W. David MARX (Marxy)
September 24, 2006

Marxy wrote a lot of essays back on his old site Néomarxisme. This is one of them.

18 Responses

  1. Carl Says:

    There’s a joke in “Game Over,” a book about the history of Nintendo, where the head folk from NOA go out to Russia to negotiate a deal for Tetris on the yet-unrealized Game Boy.

    After the long, hard negotiations reach a successful conclusion, everyone goes out for a well deserved beer. The hours go by and everyone’s having a good time. They ask for another round.

    “Finnish beer?” says the server.

    “Finnish, Russian, whatever, just more beer, OK?” say the video game gods.

    Half an hour later, noticing the lack of fresh beer at their table, they go confront the server.

    “Hey, what happened to the beer we ordered?”

    “No beer! Finish beer!”

    “Curses! If only English had a distinct way of make adjectives out of nationalities that didn’t create ambiguities of interpretation under unfortuitous circumstances!”

    Yes, if only!
    終わり人のサウナと言わずように。

  2. marxy Says:

    You say that but I had a list of “things to do on my computer” once that said:

    1. Polish shoes

    and my girlfriend at the time wrote under it,

    2. Czech shoes

  3. matt Says:

    With no jolly middle class, you have to aggregate only rich people (or the well-behaved pretend rich) to guarantee a “clean crowd.”

    Makes me wonder though, with a growing disparity between the two classes (and likely more in the lower) does this mean there’ll be good opportunities for businesses following the paradigm of the long-tail? So much of the brand successes in Japanese culture have been block-buster based … will we be seeing any serious shifts in from this style of marketing in the near future? I suppose not, given the pace of change in this country.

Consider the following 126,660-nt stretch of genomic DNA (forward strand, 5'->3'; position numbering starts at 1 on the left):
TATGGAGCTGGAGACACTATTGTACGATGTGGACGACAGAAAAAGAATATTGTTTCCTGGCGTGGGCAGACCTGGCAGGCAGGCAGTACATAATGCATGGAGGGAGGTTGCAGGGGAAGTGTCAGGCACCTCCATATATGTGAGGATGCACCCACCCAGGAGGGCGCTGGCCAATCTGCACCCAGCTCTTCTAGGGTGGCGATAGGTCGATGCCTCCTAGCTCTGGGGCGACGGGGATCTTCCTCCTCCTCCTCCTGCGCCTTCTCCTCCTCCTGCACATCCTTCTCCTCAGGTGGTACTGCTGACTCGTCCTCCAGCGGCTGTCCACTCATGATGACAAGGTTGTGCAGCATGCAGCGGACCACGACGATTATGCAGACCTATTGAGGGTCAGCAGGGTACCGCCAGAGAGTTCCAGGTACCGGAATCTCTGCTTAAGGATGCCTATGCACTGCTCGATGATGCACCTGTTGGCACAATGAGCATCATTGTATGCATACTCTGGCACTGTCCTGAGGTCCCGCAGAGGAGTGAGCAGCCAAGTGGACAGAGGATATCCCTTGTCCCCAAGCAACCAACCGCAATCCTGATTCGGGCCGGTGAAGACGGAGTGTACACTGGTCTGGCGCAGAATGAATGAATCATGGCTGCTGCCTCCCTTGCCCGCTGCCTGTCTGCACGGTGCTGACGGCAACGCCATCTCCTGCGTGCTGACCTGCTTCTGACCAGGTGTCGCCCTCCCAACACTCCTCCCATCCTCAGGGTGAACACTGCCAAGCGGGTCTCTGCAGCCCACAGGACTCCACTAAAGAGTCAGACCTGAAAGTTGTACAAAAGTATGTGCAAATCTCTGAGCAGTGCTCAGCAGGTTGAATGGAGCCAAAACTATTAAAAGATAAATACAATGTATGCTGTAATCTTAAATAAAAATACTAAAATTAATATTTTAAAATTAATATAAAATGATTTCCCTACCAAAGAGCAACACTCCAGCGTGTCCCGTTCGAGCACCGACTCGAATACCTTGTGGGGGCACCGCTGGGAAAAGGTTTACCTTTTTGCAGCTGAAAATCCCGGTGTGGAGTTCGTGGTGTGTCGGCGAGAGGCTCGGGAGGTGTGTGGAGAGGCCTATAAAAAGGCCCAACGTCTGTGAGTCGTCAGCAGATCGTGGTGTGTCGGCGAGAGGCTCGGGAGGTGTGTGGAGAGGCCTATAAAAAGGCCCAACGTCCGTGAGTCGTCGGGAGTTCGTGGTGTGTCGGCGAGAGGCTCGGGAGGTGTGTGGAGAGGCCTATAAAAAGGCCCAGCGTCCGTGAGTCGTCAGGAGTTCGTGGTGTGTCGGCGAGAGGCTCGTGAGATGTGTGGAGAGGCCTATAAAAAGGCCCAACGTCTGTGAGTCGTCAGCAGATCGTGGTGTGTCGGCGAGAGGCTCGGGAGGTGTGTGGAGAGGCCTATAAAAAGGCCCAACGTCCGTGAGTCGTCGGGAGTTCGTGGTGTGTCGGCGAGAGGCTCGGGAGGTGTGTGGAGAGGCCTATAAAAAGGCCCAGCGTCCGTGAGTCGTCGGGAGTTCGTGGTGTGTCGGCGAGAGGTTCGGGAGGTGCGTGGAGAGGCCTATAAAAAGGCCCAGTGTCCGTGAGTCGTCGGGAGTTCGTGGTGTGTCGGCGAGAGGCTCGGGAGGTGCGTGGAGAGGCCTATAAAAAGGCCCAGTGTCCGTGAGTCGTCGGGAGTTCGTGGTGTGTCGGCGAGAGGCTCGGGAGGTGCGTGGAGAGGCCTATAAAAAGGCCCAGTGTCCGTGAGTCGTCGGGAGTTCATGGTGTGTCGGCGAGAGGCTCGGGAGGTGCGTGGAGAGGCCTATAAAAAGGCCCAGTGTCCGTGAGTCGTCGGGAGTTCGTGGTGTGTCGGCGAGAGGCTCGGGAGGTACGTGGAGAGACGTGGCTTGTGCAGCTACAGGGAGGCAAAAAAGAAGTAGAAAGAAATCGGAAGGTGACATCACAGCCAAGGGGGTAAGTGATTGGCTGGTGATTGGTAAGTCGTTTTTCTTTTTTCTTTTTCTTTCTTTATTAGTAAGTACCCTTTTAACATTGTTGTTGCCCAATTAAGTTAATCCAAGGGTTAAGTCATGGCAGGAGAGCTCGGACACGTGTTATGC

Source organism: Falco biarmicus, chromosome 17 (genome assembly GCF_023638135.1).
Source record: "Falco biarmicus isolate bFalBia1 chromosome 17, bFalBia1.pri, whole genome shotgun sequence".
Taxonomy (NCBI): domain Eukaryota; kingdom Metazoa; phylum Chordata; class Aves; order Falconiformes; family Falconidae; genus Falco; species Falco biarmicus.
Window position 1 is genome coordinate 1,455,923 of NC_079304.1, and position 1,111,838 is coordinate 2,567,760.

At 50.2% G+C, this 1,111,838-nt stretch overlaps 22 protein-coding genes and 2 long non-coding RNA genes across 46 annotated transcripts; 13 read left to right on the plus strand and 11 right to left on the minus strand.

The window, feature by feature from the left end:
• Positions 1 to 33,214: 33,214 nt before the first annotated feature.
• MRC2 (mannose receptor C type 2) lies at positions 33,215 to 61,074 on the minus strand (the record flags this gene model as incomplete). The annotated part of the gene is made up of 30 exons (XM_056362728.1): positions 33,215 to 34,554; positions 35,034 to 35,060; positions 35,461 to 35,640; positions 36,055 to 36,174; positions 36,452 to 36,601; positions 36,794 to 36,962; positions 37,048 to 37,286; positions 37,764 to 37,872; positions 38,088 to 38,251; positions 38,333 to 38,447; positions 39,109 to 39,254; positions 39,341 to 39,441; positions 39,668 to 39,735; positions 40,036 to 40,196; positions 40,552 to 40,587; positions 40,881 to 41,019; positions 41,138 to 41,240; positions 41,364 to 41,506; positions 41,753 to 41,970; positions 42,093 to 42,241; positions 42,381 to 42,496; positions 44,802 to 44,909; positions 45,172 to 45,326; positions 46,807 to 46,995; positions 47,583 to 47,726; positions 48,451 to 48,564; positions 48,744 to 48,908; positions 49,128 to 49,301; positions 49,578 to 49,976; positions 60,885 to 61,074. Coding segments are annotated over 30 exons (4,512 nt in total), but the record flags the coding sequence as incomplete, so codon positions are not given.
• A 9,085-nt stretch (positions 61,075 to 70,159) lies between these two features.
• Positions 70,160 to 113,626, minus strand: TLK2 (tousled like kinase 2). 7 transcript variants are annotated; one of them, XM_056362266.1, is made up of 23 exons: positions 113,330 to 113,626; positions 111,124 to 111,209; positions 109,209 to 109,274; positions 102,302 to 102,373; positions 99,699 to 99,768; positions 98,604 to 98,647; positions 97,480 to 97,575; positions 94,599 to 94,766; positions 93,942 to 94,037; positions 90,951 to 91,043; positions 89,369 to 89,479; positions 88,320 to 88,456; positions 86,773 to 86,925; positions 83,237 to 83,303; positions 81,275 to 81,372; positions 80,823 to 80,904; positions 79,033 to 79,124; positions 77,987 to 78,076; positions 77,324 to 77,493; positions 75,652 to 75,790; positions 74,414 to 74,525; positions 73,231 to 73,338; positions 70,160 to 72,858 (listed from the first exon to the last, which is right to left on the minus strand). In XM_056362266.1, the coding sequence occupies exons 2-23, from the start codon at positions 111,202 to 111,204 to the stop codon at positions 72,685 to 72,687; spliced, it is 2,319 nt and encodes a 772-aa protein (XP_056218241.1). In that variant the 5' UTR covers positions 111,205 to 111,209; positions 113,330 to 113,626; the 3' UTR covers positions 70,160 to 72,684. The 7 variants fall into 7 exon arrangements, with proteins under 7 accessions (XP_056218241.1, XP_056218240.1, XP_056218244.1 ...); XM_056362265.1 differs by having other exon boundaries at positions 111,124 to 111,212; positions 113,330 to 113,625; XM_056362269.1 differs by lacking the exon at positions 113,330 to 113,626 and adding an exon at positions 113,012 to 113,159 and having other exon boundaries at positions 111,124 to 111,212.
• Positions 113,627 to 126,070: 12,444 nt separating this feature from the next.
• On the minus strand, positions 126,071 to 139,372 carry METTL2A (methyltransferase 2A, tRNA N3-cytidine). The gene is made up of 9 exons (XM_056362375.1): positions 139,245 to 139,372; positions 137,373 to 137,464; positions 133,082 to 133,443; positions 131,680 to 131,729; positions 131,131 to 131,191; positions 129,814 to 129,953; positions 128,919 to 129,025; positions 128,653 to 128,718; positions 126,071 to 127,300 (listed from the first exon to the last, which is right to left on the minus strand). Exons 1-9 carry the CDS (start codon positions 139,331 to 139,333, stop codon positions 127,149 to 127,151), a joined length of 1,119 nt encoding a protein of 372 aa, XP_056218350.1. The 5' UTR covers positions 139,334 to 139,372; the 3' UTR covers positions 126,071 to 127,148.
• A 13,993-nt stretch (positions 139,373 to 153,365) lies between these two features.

4. nate Says:

    the lack of good hot water is one of the most lamentable things about the change from aomori to tokyo. “Back home” there were lots of onsen inside city limits much nicer than what you describe (much nicer than what’s generally available else where in the capitalsphere) for 350 entrance.
    Thank god there’s lots of pretty women in the city, or I wouldn’t even feel like double the rent for a 1/4 the space is a good deal.

  5. shane Says:

    I just want to know where you got the half price ticket.

  6. Adamu Says:

    Do those “Japanese love their onsen” signs remind you of, say, the ubiquitous traffic safety signs, or is it just me? Would it be overstating things to say that in Japan it’s as much an act of good citizenship to eat crab in the winter as it is to buckle your safety belt? Maybe I’m just paranoid because I’m in the middle of a memoir of a refugee from North Korea, where as we all know billboards emphasizing nationalist themes are everywhere.

  7. Chris_B Says:

    if the water is cooler than 44 I aint payin.

    Anyways I think you miss the point, this aint for the “middle class” its just another way to milk the OL.

  8. ben Says:

    talking about all these signs that the japanese don’t need – at least one japanese, 村上春樹, realizes their worthlessness. check out his essay 「狭い日本・明るい家庭」. “let’s throw ’em all into the sea,” he says.

  9. marxy Says:

    will we be seeing any serious shifts in from this style of marketing in the near future?

    Atsushi Miura has a chapter on this in 『下流社会』. Basically, it used to be more profitable to sell 100 suits, for example, at 50000 yen. Now it will be more profitable to sell 25 suits at 150000 yen, or whatever. So, “long-tail” for the wealthy – everyone else can go to Uniqlo.

    I just want to know where you got the half price ticket.

    No idea, really. Friend of a friend of an employee I think.